This afterword reviews and draws on the findings and arguments of the essays in the collection to emphasise the role of the familial in shaping early modern devotional practice, interiors and interiorities, not only (and obviously) in homes but in worshiping communities and societies, whatever their specific religious orientation, in the various contexts of personal record, scribal copying, manuscript circulation and printing that nurtured the spiritual life, in the rituals, homilies and literature that marked the stages from birth to death, even in the prisons that too often were the consequence of religious commitment. It adduces the non-partisan regard for George Herbert to conclude that the lived experience of the family of the children of God united believers across the socio-economic, political and religious boundaries that otherwise divided and segregated early modern life.
This chapter examines Andrew Marvell’s transition from Republic to restored monarchy through his approach to manuscript circulation and print culture during this period. Mapping his output against Harold Love’s gradient of publication (where ‘strong’ implies a published text, and ‘weak’ implies anything less than private) presents a poet who took great care to limit the disclosure of his works. But Marvell’s ‘The Character of Holland’ presents a distinctive problem. Assumed to have been written in 1653 as part of a bid for preferment during the first Anglo-Dutch War, it may have remained completely private until an abridged version appeared anonymously in print in 1665. This chapter questions whether Marvell’s oft-disputed involvement with the abridged edition marks a carefully calculated return to print in a move of strategic opportunism.
Luisa de Carvajal’s story of extraordinary piety and her extraordinary mission to England during James I’s reign is well known. Sources are relatively plentiful, and, like the woman herself, remarkable. Perhaps most precious are her own life writings, which survive in several drafts, and an equally interesting formal ‘Life’ written by her English Jesuit confessor. These texts have most often been used to understand aspects of Luisa’s interior life – to flood light on her personal feelings and thoughts. Not enough has been done to understand these texts as important interventions into important political landscapes both in England and on the Continent. This chapter argues that her autobiographical sketches were not private musings but efforts to construct a version of her life that would be ‘useful’ within various polemical contexts in which her actions and example mattered. I argue they were part of a broader scheme to stabilize her sometimes erratic ‘performances’ of sanctity in and around London for audiences in England and Spain. She and her confessors wanted to take control of her narrative and underline the significance of her activities using techniques of manuscript circulation and strategic print campaigns. In doing so, they wanted to define her efforts and render them exemplary with hopes that they would become normative. To do this, she and her confessors tried to create a coherent ‘public’ which had remained elusive given her controversial eccentricities. Drawing inspiration from recent work on English Catholicism, this chapter shows that life-writings associated with Luisa were deeply engaged in contemporary politics and spoke specifically to the question of the role women should play on the English (and Spanish) religio-political scene.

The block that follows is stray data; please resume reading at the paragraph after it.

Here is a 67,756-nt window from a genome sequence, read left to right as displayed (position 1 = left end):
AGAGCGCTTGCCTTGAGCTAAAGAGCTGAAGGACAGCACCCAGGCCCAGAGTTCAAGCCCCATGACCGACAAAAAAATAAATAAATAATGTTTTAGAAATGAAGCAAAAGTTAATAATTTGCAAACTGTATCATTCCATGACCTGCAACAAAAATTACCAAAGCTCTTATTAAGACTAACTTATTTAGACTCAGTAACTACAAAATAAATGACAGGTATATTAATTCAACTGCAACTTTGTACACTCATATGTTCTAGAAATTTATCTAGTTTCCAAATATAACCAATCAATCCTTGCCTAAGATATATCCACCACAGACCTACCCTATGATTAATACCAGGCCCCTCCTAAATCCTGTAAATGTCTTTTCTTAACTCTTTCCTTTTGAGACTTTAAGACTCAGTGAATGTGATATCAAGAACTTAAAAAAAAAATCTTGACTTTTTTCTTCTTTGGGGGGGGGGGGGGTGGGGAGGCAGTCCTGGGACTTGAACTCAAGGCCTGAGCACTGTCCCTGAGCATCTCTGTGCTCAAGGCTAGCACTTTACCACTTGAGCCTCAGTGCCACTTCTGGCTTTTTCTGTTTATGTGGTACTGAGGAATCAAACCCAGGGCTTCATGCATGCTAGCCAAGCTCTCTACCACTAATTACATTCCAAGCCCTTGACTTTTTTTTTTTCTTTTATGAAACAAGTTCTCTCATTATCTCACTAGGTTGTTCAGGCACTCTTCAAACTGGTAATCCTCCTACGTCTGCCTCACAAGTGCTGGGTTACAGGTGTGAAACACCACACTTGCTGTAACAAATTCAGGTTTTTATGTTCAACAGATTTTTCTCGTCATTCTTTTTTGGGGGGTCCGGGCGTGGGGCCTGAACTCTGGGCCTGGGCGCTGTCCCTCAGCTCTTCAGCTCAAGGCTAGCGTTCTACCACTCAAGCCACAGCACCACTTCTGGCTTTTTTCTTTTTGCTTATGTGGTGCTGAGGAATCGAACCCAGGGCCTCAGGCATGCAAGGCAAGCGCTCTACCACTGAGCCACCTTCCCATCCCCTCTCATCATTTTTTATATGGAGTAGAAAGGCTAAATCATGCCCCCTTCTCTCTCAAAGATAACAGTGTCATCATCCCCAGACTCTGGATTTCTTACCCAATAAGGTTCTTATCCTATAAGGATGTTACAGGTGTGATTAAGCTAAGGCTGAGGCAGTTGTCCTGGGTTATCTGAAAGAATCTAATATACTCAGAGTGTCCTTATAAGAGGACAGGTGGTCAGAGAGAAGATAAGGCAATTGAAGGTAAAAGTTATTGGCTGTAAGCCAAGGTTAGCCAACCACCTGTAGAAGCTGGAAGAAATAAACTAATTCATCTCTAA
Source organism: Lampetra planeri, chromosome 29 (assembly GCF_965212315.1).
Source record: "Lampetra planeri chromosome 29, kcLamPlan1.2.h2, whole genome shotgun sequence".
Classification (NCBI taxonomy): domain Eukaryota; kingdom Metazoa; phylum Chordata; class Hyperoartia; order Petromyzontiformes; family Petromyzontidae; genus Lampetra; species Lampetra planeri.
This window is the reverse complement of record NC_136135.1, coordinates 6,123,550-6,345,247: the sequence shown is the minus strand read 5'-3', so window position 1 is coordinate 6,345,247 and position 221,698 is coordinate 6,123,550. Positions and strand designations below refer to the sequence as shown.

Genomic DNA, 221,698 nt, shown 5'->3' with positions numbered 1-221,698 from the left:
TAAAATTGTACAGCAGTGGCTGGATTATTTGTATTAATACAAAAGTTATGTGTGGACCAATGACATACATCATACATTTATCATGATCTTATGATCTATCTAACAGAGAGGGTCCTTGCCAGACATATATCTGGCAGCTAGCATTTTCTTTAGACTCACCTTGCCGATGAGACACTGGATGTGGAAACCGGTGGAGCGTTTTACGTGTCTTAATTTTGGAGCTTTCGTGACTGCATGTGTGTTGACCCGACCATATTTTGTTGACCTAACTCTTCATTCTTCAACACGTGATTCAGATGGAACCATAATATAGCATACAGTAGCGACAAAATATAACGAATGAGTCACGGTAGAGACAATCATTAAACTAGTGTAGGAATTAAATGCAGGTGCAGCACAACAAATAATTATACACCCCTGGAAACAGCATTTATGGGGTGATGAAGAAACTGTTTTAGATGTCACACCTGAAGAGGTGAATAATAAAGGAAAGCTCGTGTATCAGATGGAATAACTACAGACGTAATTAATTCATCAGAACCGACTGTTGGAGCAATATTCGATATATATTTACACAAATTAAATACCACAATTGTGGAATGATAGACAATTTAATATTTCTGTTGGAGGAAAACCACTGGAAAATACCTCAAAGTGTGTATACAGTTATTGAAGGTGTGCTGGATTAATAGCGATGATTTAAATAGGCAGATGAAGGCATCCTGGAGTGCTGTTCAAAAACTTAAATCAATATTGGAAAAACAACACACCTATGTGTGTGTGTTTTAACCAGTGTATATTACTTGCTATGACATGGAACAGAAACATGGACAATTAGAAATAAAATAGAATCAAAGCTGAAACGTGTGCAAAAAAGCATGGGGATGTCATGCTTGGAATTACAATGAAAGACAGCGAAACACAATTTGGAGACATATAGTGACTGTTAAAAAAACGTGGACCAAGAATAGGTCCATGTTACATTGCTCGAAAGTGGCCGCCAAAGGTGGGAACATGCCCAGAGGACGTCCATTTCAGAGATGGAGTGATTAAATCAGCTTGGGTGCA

collector from a variety of authors, and those of a
significant number of epigrams that were prepared by the author. In turn,
these surviving author-initiated collections also fall into two main groups:
those offered by the author to friends or acquaintances in a limited form of
manuscriptcirculation, and those that were rougher collections developed
by the poet as he moved toward publication.
The vast majority of surviving Elizabethan and early Stuart epigrams
are found in manuscript miscellanies that preserve a variety of different
fictional name and deride an
individual’s faults. Although epigrams are theoretically vehicles of both
praise and blame, the latter dominates, both in terms of the number of
poems and in their popularity in manuscriptcirculation. Social behaviour
and interaction, the superficial, physical and tawdry qualities of individuals, are at the heart of the genre; an epigram book of the period is rather
a gallery of rogues, populated by greedy churchmen, jealous husbands,
frivolous wives, cowardly soldiers, dishonest merchants and prostitutes.
The fleshly shortcomings of greed
hopes that to do so ‘will not prove treason’. 4 In these tumultuous
years many elegies were written about men who had been killed by their
own countrymen rather than by illness, a continental enemy, inept
physicians, or Fate. The greater freedom of the printing press through
much of the 1640s also encouraged outspoken elegies that in previous
decades would have been constrained to manuscript